Now, we try to make. Make sure you specify the INCLUDE environment variable, because the build script is by default only checking in /usr/include/ and all the dependencies are in /opt/local/include, thanks to MacPorts.
$ env INCLUDE="/opt/local/include" ARCHFLAGS="-arch i386" make
Now, the build fails, but it does successfully create the OpenVG dylinks. (I told you this process was messy). So:
$ sudo port clean mesa
$ sudo port install mesa +universal
And it should install fine. You can the Mesa build dir you have been working with. That should take care of gtkglext's dependencies. So we try to install it again.
$ sudo port clean gtkglext
$ sudo port install gtkglext +universal
And it works. Moving on:
$ sudo port install libgee +universal
If you get an error trying to install gobject-introspection (one of libgee's dependencies) it is probably because you are not using the universal binary for python 2.6. Make sure you have the right python build, as described at the top of this page. Other than that, it should work fine.
One more package:
$ sudo port install liboil +universal
Pull libsoy from the mercurial repo.
$ hg clone http://hg.pysoy.org/libsoy
$ cd /path/to/libsoy/
You will need to set your MACOSX_DEPLOYMENT environment variable, because by default gcc shoots for OS X 10.3, which will not work on libsoy. Also, you want to specify your architecture (and LDFLAGS) so that gcc will be able to find all the necessary dylibs
$ env MACOSX_DEPLOYMENT_TARGET=10.6 ARCHFLAGS="-arch i386" LDFLAGS="-arch i386" CFLAGS="-arch i386" ./waf configure --target=i386-Darwin
$ sudo env ARCHFLAGS="-arch i386" LDFLAGS="-arch i386" CFLAGS="-arch i386" ./waf install
If all went well, we are ready to move on to building PySoy.
First, switch to python 3.2.
$ sudo python_select python32
Now, setup.py will be looking for its libraries in /usr/include. So you will want to either set the INCLUDE environment variable or create symlinks to /opt/local/include, where MacPorts has your libraries. I understand you can use the --prefix option with MacPorts when installing your libraries to place them somewhere other than /opt/local, but IMHO that is just asking for trouble.
I opted for the symlink route because using the INCLUDE variable didn't occur to me. No regrets, though. :p
$ sudo ln -s /opt/local/include/glib-2.0 /usr/include/glib-2.0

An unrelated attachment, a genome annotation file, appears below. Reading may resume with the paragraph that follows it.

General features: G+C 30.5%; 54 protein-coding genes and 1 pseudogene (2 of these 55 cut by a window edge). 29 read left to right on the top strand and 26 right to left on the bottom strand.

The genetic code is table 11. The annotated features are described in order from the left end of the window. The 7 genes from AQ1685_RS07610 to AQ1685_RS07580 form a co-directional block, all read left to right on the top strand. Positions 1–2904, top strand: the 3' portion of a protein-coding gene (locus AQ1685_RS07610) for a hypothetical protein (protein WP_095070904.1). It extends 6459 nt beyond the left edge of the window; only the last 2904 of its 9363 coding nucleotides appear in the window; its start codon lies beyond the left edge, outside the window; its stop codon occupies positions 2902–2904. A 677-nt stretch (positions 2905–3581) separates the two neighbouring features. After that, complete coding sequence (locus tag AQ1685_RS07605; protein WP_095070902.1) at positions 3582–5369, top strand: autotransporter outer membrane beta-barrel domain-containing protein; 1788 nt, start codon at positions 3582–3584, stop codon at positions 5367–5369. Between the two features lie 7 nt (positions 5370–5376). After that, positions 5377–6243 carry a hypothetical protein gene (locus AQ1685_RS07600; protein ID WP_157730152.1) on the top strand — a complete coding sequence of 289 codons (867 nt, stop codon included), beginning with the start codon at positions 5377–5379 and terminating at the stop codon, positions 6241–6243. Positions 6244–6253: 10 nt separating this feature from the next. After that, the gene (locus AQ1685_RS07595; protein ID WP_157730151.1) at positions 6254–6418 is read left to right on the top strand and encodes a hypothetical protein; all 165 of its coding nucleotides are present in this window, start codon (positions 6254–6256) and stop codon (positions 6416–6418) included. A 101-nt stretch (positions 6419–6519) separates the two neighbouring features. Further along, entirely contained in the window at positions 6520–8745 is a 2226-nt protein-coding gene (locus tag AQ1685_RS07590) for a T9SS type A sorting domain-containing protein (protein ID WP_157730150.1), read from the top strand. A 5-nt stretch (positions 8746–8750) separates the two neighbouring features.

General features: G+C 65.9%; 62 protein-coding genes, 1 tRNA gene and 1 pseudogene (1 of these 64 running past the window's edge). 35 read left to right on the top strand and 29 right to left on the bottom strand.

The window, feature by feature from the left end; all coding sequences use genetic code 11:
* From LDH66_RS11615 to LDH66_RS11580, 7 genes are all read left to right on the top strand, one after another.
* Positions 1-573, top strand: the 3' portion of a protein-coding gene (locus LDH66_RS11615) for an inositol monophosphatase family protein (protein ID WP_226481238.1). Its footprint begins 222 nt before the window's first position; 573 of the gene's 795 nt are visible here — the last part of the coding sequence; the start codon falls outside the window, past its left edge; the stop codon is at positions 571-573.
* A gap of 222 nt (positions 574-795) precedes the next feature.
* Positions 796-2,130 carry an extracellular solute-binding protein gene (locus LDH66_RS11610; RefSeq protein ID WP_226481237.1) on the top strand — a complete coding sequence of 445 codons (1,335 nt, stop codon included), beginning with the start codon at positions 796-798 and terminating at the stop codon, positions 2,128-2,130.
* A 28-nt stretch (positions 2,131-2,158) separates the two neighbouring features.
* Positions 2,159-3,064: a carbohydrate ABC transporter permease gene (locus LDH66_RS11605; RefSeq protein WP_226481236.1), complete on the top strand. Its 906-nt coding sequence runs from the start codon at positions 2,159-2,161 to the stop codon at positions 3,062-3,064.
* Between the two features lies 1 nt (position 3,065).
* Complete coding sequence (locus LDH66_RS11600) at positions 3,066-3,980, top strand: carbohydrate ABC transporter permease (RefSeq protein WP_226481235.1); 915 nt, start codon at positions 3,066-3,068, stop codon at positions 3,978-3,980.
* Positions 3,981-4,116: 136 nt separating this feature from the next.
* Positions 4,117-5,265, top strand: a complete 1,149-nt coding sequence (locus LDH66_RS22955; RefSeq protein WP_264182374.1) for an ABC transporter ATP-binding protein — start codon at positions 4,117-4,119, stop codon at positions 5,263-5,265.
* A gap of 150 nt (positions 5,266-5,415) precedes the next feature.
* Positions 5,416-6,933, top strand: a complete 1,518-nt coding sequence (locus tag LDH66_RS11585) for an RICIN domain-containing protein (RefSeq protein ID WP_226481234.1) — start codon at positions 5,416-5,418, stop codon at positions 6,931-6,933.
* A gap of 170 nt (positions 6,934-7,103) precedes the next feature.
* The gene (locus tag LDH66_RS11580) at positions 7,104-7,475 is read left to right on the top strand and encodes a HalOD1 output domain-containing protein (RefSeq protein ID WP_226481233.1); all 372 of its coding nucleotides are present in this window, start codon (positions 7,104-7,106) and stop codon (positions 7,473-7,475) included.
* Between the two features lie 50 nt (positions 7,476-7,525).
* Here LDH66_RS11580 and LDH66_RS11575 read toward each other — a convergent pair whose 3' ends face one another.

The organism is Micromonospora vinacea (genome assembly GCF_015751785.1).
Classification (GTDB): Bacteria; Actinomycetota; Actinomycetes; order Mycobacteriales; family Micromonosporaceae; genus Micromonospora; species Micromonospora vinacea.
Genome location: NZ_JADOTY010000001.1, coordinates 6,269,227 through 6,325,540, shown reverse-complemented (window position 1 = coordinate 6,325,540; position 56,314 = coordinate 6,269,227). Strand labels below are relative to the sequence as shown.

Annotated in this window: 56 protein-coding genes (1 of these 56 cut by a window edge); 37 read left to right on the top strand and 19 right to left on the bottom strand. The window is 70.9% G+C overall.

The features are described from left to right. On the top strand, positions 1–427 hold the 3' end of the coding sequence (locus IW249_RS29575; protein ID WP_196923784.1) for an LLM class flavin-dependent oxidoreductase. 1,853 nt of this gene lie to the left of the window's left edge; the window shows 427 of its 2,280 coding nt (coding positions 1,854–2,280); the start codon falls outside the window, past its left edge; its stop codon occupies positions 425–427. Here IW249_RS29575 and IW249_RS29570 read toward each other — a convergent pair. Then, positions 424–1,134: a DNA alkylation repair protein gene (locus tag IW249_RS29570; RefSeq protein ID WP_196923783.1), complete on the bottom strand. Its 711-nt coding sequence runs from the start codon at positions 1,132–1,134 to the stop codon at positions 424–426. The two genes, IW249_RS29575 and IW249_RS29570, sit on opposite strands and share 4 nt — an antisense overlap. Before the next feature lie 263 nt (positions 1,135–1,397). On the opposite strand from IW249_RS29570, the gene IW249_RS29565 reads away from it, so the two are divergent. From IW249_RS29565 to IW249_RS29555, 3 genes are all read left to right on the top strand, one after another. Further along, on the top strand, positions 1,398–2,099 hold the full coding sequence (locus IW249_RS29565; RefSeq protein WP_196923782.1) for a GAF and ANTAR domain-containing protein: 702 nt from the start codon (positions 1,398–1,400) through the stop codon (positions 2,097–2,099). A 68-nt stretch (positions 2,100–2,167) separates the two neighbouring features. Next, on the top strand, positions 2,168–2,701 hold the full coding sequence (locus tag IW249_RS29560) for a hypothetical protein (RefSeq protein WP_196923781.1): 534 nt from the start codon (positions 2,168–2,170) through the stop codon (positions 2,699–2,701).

$ sudo ln -s /opt/local/include/gee-1.0 /usr/include/gee-1.0
$ sudo ln -s /opt/local/include/cairo /usr/include/cairo
$ sudo ln -s /opt/local/include/pango-1.0 /usr/include/pango-1.0
$ sudo ln -s /opt/local/include/gtk-2.0 /usr/include/gtk-2.0
$ sudo ln -s /opt/local/include/gdk-pixbuf-2.0 /usr/include/gdk-pixbuf-2.0
$ sudo ln -s /opt/local/include/liboil-0.3 /usr/include/liboil-0.3
$ sudo ln -s /opt/local/lib/gtk-2.0 /usr/lib/gtk-2.0
$ sudo ln -s /opt/local/lib/glib-2.0 /usr/lib/glib-2.0
Now, try to install PySoy.
$ hg clone http://hg.pysoy.org/pysoy $ cd /path/to/pysoy $ sudo env MACOSX_DEPLOYMENT_TARGET=10.6 ARCHFLAGS="-arch i386" LDFLAGS="-arch i386" CFLAGS="-arch i386" python setup.py install
There will be a lot of warnings (of course) but as long as there are no errors, we should be working now. Time to test.
Making sure it works
First, let's just try to import PySoy from the python interpreter.
If you get an error that looks like:
Traceback (most recent call last):
File "<stdin>", line 1, in <module>
ImportError: dlopen(/Library/Frameworks/Python.framework/Versions/3.1/lib/python3.1/site-packages/soy.so, 2): no suitable image found. Did find:
/Library/Frameworks/Python.framework/Versions/3.1/lib/python3.1/site-packages/soy.so: mach-o, but wrong architecture
It is because you are not using the 32-bit python. Go back and make sure you have the right one.
If all goes well, import soy will return no error. So let's try to execute one of the PySoy examples.
$ python examples/TwoCubes.py
If it works, you will see a new window with two cubes colliding. Congratulations! :)